Dennis of Orcmid's Live Hideout brought a serious camera along and we're looking forward to his photos of the meeting.

Clark Humphrey of Seattle indie news site MiscMedia and I rounded out the meeting. The Seattle Weblogger Meetup group has been attracting quite a few new members; as the transitional organizer, I'm planning on serving up some topic-focused meetings for the next few months, seeing how the group evolves, and recruiting a new organizer in May or June.

If you have ideas for meeting topics, would like to serve as the assistant organizer for a while (you get to approve new members!), etc., please let me know. I'll be sending out an email to the whole meetup group with this info shortly.

Friday, February 15, 2008

Killer content

What if my picture went on every website or piece of content I write? Whoa.

Most of my current projects involve collaborations with designers, programmers, project managers, and other writers and editors. I have a lot of responsibility, but not a huge amount of control. Sometimes, when things aren't turning out well, there's a temptation to say "Fine, you're happy with it this way, we'll do it this way," — even though I know that the product, as it stands, isn't very good.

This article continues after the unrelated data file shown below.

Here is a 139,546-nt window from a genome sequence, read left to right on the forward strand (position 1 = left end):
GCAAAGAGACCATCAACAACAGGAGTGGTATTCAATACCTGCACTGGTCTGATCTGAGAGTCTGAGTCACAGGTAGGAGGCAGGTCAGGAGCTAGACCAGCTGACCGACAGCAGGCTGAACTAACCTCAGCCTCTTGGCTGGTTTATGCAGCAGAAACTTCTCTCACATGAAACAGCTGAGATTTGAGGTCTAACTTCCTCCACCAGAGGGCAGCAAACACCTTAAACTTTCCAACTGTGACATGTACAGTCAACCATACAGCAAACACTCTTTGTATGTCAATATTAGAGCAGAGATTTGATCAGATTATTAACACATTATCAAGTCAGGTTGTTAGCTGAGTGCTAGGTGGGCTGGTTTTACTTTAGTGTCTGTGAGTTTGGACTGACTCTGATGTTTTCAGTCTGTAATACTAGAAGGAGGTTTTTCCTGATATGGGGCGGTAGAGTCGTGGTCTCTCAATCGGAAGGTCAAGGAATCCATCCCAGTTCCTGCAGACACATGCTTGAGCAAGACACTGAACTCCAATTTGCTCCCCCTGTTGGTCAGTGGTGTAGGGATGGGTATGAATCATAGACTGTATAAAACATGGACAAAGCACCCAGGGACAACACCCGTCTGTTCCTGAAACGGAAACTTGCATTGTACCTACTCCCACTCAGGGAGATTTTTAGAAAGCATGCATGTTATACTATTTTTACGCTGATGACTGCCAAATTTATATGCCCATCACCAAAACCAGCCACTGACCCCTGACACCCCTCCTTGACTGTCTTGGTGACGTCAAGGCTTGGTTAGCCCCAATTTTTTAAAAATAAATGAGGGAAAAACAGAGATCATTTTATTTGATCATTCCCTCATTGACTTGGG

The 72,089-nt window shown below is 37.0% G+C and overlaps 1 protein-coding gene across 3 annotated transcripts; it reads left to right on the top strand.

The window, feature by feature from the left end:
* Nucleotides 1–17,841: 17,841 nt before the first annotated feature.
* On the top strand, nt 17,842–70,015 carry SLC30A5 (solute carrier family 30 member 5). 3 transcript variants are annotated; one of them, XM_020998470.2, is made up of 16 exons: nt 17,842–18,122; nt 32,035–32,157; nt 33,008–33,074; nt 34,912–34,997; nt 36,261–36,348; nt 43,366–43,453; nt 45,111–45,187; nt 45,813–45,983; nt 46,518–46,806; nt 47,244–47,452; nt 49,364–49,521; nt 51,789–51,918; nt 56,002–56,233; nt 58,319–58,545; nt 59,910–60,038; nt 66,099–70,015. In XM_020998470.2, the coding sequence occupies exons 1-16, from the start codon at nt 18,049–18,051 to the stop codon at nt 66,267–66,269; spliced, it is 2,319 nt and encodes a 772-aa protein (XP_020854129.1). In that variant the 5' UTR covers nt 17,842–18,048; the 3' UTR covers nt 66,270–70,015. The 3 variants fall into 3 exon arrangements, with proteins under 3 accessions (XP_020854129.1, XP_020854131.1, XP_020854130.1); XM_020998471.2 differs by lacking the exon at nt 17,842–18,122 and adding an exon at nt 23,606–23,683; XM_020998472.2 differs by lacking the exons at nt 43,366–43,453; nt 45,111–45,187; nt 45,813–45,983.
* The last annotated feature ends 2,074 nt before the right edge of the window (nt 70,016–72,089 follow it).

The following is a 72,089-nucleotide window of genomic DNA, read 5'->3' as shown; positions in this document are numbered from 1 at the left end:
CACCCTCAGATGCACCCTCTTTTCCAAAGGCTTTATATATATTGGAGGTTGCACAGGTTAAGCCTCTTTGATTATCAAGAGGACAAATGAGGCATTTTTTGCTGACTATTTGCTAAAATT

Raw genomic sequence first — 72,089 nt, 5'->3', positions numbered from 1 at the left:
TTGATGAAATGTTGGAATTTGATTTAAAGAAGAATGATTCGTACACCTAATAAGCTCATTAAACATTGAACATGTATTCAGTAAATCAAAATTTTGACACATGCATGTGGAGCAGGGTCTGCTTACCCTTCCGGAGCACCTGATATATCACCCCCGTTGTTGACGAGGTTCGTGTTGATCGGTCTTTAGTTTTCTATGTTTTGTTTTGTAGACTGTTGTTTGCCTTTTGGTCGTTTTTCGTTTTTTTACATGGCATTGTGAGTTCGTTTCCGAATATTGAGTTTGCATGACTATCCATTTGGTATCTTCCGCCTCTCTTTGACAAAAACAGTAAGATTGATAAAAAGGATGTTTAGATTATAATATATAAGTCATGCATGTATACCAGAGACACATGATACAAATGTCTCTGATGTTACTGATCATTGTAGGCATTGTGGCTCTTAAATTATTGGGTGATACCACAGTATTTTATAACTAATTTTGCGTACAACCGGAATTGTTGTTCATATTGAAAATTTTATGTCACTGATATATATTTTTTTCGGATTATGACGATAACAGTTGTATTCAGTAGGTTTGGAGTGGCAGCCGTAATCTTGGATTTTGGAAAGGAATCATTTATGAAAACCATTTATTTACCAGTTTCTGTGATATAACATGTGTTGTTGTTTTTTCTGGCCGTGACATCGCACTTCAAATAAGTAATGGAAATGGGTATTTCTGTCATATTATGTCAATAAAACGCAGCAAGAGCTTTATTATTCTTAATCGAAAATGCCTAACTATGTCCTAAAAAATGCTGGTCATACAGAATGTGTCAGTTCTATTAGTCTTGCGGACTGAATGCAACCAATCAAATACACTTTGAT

Of course, this would be a pretty dim thing to do. Because I want both a final product I can show to prospective clients and a client and team members who would refer me to work on other projects (plus give me repeat business). So I take a deep breath and start the conversation to figure out how to advance things from "just OK" to "really great."

I was inspired tonight by something I saw when my husband and I went grocery shopping at the Ballard Market. He was headed off to the bread section, I was turning left at frozen foods, when I spotted a table of food samples in the distance.

"It's Dave!" I said. My husband stopped, looking around for someone we know named Dave, and not seeing anyone.

"Dave," I repeated. "From Dave's Killer Bread."

Dave, the fellow manning the food sample table, had been instantly recognizable to me even though I'd never met him. That's because a drawing of him — tanned, muscular, with a long hippie-style ponytail — is on every package of the whole grain bread we use.